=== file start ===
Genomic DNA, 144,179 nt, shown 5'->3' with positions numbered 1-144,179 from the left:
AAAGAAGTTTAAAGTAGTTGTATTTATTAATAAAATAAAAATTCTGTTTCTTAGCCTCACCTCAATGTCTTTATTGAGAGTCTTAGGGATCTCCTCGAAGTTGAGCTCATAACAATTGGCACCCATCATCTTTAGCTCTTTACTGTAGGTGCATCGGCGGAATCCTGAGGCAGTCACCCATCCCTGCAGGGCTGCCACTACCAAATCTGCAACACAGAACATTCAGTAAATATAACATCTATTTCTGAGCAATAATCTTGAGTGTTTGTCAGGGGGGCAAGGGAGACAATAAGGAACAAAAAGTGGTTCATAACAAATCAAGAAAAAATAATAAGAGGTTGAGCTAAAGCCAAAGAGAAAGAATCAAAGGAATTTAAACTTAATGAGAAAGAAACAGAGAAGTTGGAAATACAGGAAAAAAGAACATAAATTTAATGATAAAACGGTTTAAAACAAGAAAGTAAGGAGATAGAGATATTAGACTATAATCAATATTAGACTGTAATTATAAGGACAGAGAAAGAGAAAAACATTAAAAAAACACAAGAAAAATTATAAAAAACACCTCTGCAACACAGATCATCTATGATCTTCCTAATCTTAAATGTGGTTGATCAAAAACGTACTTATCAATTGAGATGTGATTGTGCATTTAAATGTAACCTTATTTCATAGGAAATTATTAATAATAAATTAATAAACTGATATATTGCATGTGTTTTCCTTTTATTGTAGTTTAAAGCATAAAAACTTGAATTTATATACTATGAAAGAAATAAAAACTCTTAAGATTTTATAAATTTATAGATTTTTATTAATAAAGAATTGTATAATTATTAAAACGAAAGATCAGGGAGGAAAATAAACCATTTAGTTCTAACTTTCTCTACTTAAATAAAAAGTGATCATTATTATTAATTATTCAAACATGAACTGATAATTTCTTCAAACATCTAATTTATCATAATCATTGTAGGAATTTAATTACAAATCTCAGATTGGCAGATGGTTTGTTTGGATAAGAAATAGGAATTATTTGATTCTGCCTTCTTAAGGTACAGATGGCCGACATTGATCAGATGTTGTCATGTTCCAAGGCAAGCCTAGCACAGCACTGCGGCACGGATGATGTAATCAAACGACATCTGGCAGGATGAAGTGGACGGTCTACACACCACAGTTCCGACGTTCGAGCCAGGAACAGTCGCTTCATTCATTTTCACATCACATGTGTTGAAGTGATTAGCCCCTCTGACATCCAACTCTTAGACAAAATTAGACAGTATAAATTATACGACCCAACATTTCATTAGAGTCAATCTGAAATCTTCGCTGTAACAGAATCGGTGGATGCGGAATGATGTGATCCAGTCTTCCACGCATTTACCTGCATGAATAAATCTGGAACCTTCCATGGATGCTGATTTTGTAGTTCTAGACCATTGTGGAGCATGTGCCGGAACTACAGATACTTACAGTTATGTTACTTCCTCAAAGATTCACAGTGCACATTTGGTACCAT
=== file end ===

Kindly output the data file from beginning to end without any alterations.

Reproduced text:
Genomic DNA, 144,179 nt, shown 5'->3' with positions numbered 1-144,179 from the left:
AAAGAAGTTTAAAGTAGTTGTATTTATTAATAAAATAAAAATTCTGTTTCTTAGCCTCACCTCAATGTCTTTATTGAGAGTCTTAGGGATCTCCTCGAAGTTGAGCTCATAACAATTGGCACCCATCATCTTTAGCTCTTTACTGTAGGTGCATCGGCGGAATCCTGAGGCAGTCACCCATCCCTGCAGGGCTGCCACTACCAAATCTGCAACACAGAACATTCAGTAAATATAACATCTATTTCTGAGCAATAATCTTGAGTGTTTGTCAGGGGGGCAAGGGAGACAATAAGGAACAAAAAGTGGTTCATAACAAATCAAGAAAAAATAATAAGAGGTTGAGCTAAAGCCAAAGAGAAAGAATCAAAGGAATTTAAACTTAATGAGAAAGAAACAGAGAAGTTGGAAATACAGGAAAAAAGAACATAAATTTAATGATAAAACGGTTTAAAACAAGAAAGTAAGGAGATAGAGATATTAGACTATAATCAATATTAGACTGTAATTATAAGGACAGAGAAAGAGAAAAACATTAAAAAAACACAAGAAAAATTATAAAAAACACCTCTGCAACACAGATCATCTATGATCTTCCTAATCTTAAATGTGGTTGATCAAAAACGTACTTATCAATTGAGATGTGATTGTGCATTTAAATGTAACCTTATTTCATAGGAAATTATTAATAATAAATTAATAAACTGATATATTGCATGTGTTTTCCTTTTATTGTAGTTTAAAGCATAAAAACTTGAATTTATATACTATGAAAGAAATAAAAACTCTTAAGATTTTATAAATTTATAGATTTTTATTAATAAAGAATTGTATAATTATTAAAACGAAAGATCAGGGAGGAAAATAAACCATTTAGTTCTAACTTTCTCTACTTAAATAAAAAGTGATCATTATTATTAATTATTCAAACATGAACTGATAATTTCTTCAAACATCTAATTTATCATAATCATTGTAGGAATTTAATTACAAATCTCAGATTGGCAGATGGTTTGTTTGGATAAGAAATAGGAATTATTTGATTCTGCCTTCTTAAGGTACAGATGGCCGACATTGATCAGATGTTGTCATGTTCCAAGGCAAGCCTAGCACAGCACTGCGGCACGGATGATGTAATCAAACGACATCTGGCAGGATGAAGTGGACGGTCTACACACCACAGTTCCGACGTTCGAGCCAGGAACAGTCGCTTCATTCATTTTCACATCACATGTGTTGAAGTGATTAGCCCCTCTGACATCCAACTCTTAGACAAAATTAGACAGTATAAATTATACGACCCAACATTTCATTAGAGTCAATCTGAAATCTTCGCTGTAACAGAATCGGTGGATGCGGAATGATGTGATCCAGTCTTCCACGCATTTACCTGCATGAATAAATCTGGAACCTTCCATGGATGCTGATTTTGTAGTTCTAGACCATTGTGGAGCATGTGCCGGAACTACAGATACTTACAGTTATGTTACTTCCTCAAAGATTCACAGTGCACATTTGGTACCAT